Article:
Jersey man embraces Sheridan as lasting home

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SHERIDAN — His footsteps followed those of his German and Italian ancestors who immigrated to the coastal shores of the United States for a new life. And like many who settled along the foothills of the Bighorn Mountains, and his own family before him, Ken Stubaus kept moving west until he landed in Sheridan.

Born and raised in Jersey City, New Jersey, Stubaus is the second youngest of nine boys. He left school after eighth grade to help support the family. It was an era when men could find a job without the benefit of a high school diploma.

“It’s also what I had to do,” said Joe Bickens, Stubaus’ uncle also of Sheridan. “I had to leave grade school to go to work to support the family.”

Stubaus first went to work sanding pipes in a pipe factory in Jersey City.

“It was the pipes you smoke, not plumbing pipes,” Stubaus said.

A 22-year career in housekeeping for St. Ann’s Nursing Home followed before retiring. Asked if he felt that he had to overcome any particular challenges in life, the soft-spoken Stubaus says no. Bickens agreed.

Stubaus retired and moved to Sheridan after a stay with a brother in Texas. Some of his New Jersey family had moved to Sheridan, including Bickens. Stubaus had visited family here over the years and was familiar with the area.

Stubaus didn’t waste time embracing Sheridan.

He enjoys grabbing family and friends to join him for the summer concerts in Kendrick Park and the WYO Theater New Vaudevillians and horror film series. Last week, Stubaus participated in his second Sheridan Rodeo Week Boot Kickoff.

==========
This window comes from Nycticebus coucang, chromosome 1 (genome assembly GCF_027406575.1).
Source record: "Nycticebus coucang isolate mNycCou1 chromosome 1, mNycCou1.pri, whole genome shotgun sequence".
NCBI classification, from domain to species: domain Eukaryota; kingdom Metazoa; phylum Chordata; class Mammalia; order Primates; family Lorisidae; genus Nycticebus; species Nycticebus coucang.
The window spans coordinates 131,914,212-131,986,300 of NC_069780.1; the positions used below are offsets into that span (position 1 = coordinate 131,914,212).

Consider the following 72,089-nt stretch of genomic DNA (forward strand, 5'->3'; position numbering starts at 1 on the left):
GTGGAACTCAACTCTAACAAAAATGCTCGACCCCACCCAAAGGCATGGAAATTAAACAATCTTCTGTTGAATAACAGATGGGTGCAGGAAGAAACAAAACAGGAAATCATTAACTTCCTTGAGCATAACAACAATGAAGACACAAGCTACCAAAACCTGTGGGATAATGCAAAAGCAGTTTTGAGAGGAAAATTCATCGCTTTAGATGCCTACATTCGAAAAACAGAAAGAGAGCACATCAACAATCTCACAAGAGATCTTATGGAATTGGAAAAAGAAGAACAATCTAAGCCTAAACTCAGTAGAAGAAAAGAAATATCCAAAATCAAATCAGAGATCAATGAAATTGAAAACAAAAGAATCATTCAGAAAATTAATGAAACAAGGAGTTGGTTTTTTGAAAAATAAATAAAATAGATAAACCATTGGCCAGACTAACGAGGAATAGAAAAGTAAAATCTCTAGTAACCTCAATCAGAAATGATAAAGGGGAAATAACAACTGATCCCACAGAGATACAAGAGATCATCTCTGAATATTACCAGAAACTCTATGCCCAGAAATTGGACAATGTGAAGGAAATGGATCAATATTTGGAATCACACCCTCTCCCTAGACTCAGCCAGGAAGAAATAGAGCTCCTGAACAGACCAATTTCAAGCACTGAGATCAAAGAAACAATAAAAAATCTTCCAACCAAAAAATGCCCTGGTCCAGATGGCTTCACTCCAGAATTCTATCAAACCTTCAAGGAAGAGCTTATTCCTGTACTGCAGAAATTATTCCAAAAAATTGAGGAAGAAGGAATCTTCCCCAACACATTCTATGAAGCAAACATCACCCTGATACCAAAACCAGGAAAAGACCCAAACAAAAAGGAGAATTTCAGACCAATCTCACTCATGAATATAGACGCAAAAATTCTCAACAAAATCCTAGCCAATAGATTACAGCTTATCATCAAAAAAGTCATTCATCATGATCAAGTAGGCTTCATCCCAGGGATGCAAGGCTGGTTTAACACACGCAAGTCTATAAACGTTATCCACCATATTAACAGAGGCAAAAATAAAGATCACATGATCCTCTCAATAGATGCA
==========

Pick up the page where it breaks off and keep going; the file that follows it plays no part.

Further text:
“I learned from (the year before) that I need a bigger size boot,” Stubaus said.

Movies at Centennial Theatres and dinner with family around town are fun for Stubaus, but he has also embraced his new Sheridan home on another level. Stubaus brought with him a passion for volunteering at thrift stores.

Someone had suggested to Stubaus to register at the Sheridan Senior Center when he had turned 60. The volunteer registrar talked with Stubaus about volunteering. He was intrigued with the center’s launch of a thrift store and jumped in to help at the Green Boomerang then on Werco Court. He was one of the key players in helping the store move to its current location on Main Street.

Today, Stubaus is a steady and regular volunteer for the Sheridan Senior Center’s Green Boomerang. He treats his time at the Green Boomerang like a job.

“Ken is one of these people who is always there to help,” volunteer Mae Dean Reed said. “He’ll ask me what he can do to help even before I have a chance to ask him.”

Stubaus brings his strong sense of duty to the group in not only his fun times but also to his volunteerism.

“He’s there six days out of the week,” said Amanda Munford, Green Boomerang manager. “He helps with recycling and cleans the store on Tuesdays. He likes being part of our family we have.”

Stubaus jumps in to help in every department in the shop and it is known among his fellow volunteers that he knows every thrift store in town. If they need something from one of the other stores, Stubaus is the go-to man.

“He is a quiet giant with a gentle spirit of caring,” said Terri Hayden, director of volunteer services for the Senior Center.

Stubaus has extended his Sheridan family to include his fellow volunteers.

“It’s fun to work with everybody,” said Stubaus. “Everybody here at Green Boomerang is nice and nice to work with.”

At the at fun events around Sheridan or while he is volunteering, Stubaus has embraced Sheridan fully.

By |July 17th, 2017|

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